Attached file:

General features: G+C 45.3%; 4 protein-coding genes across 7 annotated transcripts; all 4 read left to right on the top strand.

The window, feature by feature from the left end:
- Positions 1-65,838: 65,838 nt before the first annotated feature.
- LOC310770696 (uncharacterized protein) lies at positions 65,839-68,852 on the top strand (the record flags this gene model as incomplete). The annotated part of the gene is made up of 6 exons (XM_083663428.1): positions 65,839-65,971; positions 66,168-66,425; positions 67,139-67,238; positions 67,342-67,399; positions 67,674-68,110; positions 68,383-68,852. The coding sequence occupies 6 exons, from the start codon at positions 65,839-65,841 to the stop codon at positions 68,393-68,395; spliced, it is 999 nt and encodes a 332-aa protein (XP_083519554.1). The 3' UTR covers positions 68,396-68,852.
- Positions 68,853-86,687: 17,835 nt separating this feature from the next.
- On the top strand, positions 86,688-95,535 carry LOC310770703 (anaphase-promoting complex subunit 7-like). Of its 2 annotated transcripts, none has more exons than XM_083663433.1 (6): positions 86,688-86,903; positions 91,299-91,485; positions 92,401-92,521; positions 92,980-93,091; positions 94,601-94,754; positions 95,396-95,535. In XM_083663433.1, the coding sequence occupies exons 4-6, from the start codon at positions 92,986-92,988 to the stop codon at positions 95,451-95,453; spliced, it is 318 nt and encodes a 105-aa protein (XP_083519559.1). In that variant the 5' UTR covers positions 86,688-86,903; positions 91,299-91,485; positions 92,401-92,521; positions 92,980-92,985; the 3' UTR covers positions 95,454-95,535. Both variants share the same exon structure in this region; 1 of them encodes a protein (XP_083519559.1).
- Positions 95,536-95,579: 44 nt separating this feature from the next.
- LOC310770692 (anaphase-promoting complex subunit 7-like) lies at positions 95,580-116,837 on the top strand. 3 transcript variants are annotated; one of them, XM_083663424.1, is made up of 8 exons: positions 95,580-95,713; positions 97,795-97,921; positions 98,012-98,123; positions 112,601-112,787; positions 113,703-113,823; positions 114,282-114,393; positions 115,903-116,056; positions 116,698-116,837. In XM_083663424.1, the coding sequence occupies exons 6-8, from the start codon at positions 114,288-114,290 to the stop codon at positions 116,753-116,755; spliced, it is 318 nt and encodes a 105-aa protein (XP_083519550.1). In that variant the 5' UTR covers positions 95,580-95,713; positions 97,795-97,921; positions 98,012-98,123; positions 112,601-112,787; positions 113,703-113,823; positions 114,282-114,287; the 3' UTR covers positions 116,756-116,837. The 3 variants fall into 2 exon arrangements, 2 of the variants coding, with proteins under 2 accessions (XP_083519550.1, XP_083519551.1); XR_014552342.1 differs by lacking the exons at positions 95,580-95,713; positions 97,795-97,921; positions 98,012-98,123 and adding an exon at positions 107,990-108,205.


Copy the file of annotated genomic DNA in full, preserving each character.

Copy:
General features: G+C 45.3%; 4 protein-coding genes across 7 annotated transcripts; all 4 read left to right on the top strand.

The window, feature by feature from the left end:
- Positions 1-65,838: 65,838 nt before the first annotated feature.
- LOC310770696 (uncharacterized protein) lies at positions 65,839-68,852 on the top strand (the record flags this gene model as incomplete). The annotated part of the gene is made up of 6 exons (XM_083663428.1): positions 65,839-65,971; positions 66,168-66,425; positions 67,139-67,238; positions 67,342-67,399; positions 67,674-68,110; positions 68,383-68,852. The coding sequence occupies 6 exons, from the start codon at positions 65,839-65,841 to the stop codon at positions 68,393-68,395; spliced, it is 999 nt and encodes a 332-aa protein (XP_083519554.1). The 3' UTR covers positions 68,396-68,852.
- Positions 68,853-86,687: 17,835 nt separating this feature from the next.
- On the top strand, positions 86,688-95,535 carry LOC310770703 (anaphase-promoting complex subunit 7-like). Of its 2 annotated transcripts, none has more exons than XM_083663433.1 (6): positions 86,688-86,903; positions 91,299-91,485; positions 92,401-92,521; positions 92,980-93,091; positions 94,601-94,754; positions 95,396-95,535. In XM_083663433.1, the coding sequence occupies exons 4-6, from the start codon at positions 92,986-92,988 to the stop codon at positions 95,451-95,453; spliced, it is 318 nt and encodes a 105-aa protein (XP_083519559.1). In that variant the 5' UTR covers positions 86,688-86,903; positions 91,299-91,485; positions 92,401-92,521; positions 92,980-92,985; the 3' UTR covers positions 95,454-95,535. Both variants share the same exon structure in this region; 1 of them encodes a protein (XP_083519559.1).
- Positions 95,536-95,579: 44 nt separating this feature from the next.
- LOC310770692 (anaphase-promoting complex subunit 7-like) lies at positions 95,580-116,837 on the top strand. 3 transcript variants are annotated; one of them, XM_083663424.1, is made up of 8 exons: positions 95,580-95,713; positions 97,795-97,921; positions 98,012-98,123; positions 112,601-112,787; positions 113,703-113,823; positions 114,282-114,393; positions 115,903-116,056; positions 116,698-116,837. In XM_083663424.1, the coding sequence occupies exons 6-8, from the start codon at positions 114,288-114,290 to the stop codon at positions 116,753-116,755; spliced, it is 318 nt and encodes a 105-aa protein (XP_083519550.1). In that variant the 5' UTR covers positions 95,580-95,713; positions 97,795-97,921; positions 98,012-98,123; positions 112,601-112,787; positions 113,703-113,823; positions 114,282-114,287; the 3' UTR covers positions 116,756-116,837. The 3 variants fall into 2 exon arrangements, 2 of the variants coding, with proteins under 2 accessions (XP_083519550.1, XP_083519551.1); XR_014552342.1 differs by lacking the exons at positions 95,580-95,713; positions 97,795-97,921; positions 98,012-98,123 and adding an exon at positions 107,990-108,205.